From December 2002 to November 2011, a total of 44 311 patients with ischemic stroke were treated with intravenous thrombolysis within 6 hours of symptom onset and were recorded in the SITS-ISTR. A total of 29 618 patients were included in the primary analysis because they were in compliance with other EU approval criteria (eTable in Supplement), except for time from stroke onset to treatment. Of these patients, 283 (1.0%) were treated within 4.5 to 6 hours of stroke onset, 4056 (13.7%) were treated within 3 to 4.5 hours of stroke onset, and 25 279 (85.4%) were treated within 3 hours of stroke onset. Patients treated within 4.5 to 6 hours were registered from 24 countries and 122 clinical centers (range, 1-19 patients), patients treated within 3 to 4.5 hours were registered from 37 countries and 469 clinical centers (range, 1-127 patients), and patients treated within 3 hours were registered from 40 countries and 723 clinical centers (range, 1-802 patients).

The baseline and demographic characteristics of the patients who otherwise were compliant with EU approval criteria are shown in Table 1. Compared with the cohort of patients who were treated within 3 hours of symptom onset, treatment was initiated a median of 157 minutes later after symptom onset in the 4.5- to 6-hour cohort and a median of 72 minutes later after symptom onset in the 3- to 4.5-hour cohort; the median age was 3 years younger in the 4.5- to 6-hour cohort and 1 year younger in the 3- to 4.5-hour cohort; and stroke severity was 3 points lower (as measured by NIHSS score) in the both 4.5- to 6-hour cohort and the 3- to 4.5-hour cohort. The median time delay from hospital admission to initiation of treatment was 38 minutes longer in the 4.5- to 6-hour cohort and 15 minutes longer in the 3- to 4.5-hour cohort compared with the cohort of patients treated within 3 hours. Baseline imaging scans showed a higher frequency of visible recent infarct in the 4.5- to 6-hour cohort (35%; P < .01) and the 3- to 4.5-hour cohort (22%; P < .01) than in the cohort of patients treated within 3 hours (19%). Computed tomography and/or magnetic resonance angiography were more frequently performed for the 4.5- to 6-hour cohort (38%; P < .01) and the 3- to 4.5-hour cohort (25%; P < .01) than for the cohort of patients treated within 3 hours (19%).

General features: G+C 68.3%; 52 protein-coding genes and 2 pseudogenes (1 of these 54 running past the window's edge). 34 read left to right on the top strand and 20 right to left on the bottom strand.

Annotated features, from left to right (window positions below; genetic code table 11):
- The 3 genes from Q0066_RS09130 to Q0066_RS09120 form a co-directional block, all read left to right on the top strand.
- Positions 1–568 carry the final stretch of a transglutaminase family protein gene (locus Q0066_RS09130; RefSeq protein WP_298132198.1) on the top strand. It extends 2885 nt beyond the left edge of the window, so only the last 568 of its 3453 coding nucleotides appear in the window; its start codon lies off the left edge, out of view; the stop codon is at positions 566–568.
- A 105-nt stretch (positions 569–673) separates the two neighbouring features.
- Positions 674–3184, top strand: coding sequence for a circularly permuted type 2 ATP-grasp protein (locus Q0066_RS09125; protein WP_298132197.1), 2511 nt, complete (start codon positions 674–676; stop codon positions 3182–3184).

Table Graphic Jump LocationTable 1.  Baseline and Clinical Characteristics of 3 Cohorts of Patients Treated With Intravenous Alteplase in 3 Different Time Windows1

Figure 1 shows the proportion of patients by 30-minute time intervals according to time from stroke onset to treatment. In the 4.5- to 6-hour cohort, about 62% of patients were treated within 271 to 300 minutes, and about 86% of patients were treated within 271 to 330 minutes.

Place holder to copy figure label and caption
Figure 1.
Proportion of Patient by 30-Minute Time Intervals According to the Time From Stroke Onset to Treatment

EU indicates European Union.

Graphic Jump Location

Of the 44 311 patients in the secondary analysis, which included other EU approval violations, 542 (1.2%) were treated within 4.5 to 6 hours, 6449 (14.6%) were treated within 3 to 4.5 hours, and 37 320 (84.2%) were treated within 3 hours after stroke onset. The baseline and demographic characteristics of these patients showed a similar pattern to the EU approval patients for all 3 cohorts but a slightly higher risk profile. In all 3 cohorts (4.5-6 hours, 3-4.5 hours, and ≤3 hours), the median age was 70 years (P = .22 for the 4.5- to 6-hour cohort and P = .27 for the 3- to 4.5-hour cohort), and the median NIHSS score was 2 points lower in the 4.5- to 6-hour and 3- to 4.5-hour cohorts (10 vs 12 points; P < .01) than in the cohort of patients treated within 3 hours of onset. The median time from hospital admission to treatment was 100 minutes for the 4.5- to 6-hour cohort, 80 minutes for the 3- to 4.5-hour cohort, and 60 minutes for the cohort of patients who were treated within 3 hours of stroke onset (P < .01). The percentage of patients with visible recent infarct at baseline imaging was 36% for the 4.5- to 6-hour cohort, 23% for the 3- to 4.5-hour cohort, and 19% for the cohort of patients who were treated within 3 hours of stroke onset (P < .01). Other baseline parameters did not differ significantly between the 4.5- to 6-hour cohort and the cohort of patients who were treated within 3 hours of stroke onset. In the 3- to 4.5-hour cohort, there was a higher percentage of women compared with the cohort of patients who were treated within 3 hours of stroke onset (46% vs 42%; P < .01).

The rates of hemorrhage detected on the postthrombolysis imaging scans (Table 2) were not statistically significantly different among the groups, except for local hemorrhages between patients treated within 3 to 4.5 hours and patients treated within 3 hours, in which the rate of hemorrhage was lower in the patients treated within 3 to 4.5 hours of stroke onset. Figure 2 shows the mRS scores at 3 months. The proportions of patients within each mRS score at 3 months were similar across the cohorts.

Table Graphic Jump LocationTable 2.  ICHs Detected by Computed Tomography or Magnetic Resonance Imaging on Any Posttreatment Imaging Scans1
Place holder to copy figure label and caption
Figure 2.
Proportion of Patients Treated Within 4.5 to 6 Hours, Within 3 to 4.5 Hours, and Within 3 Hours, According to the Modified Rankin Scale Score at 3 Months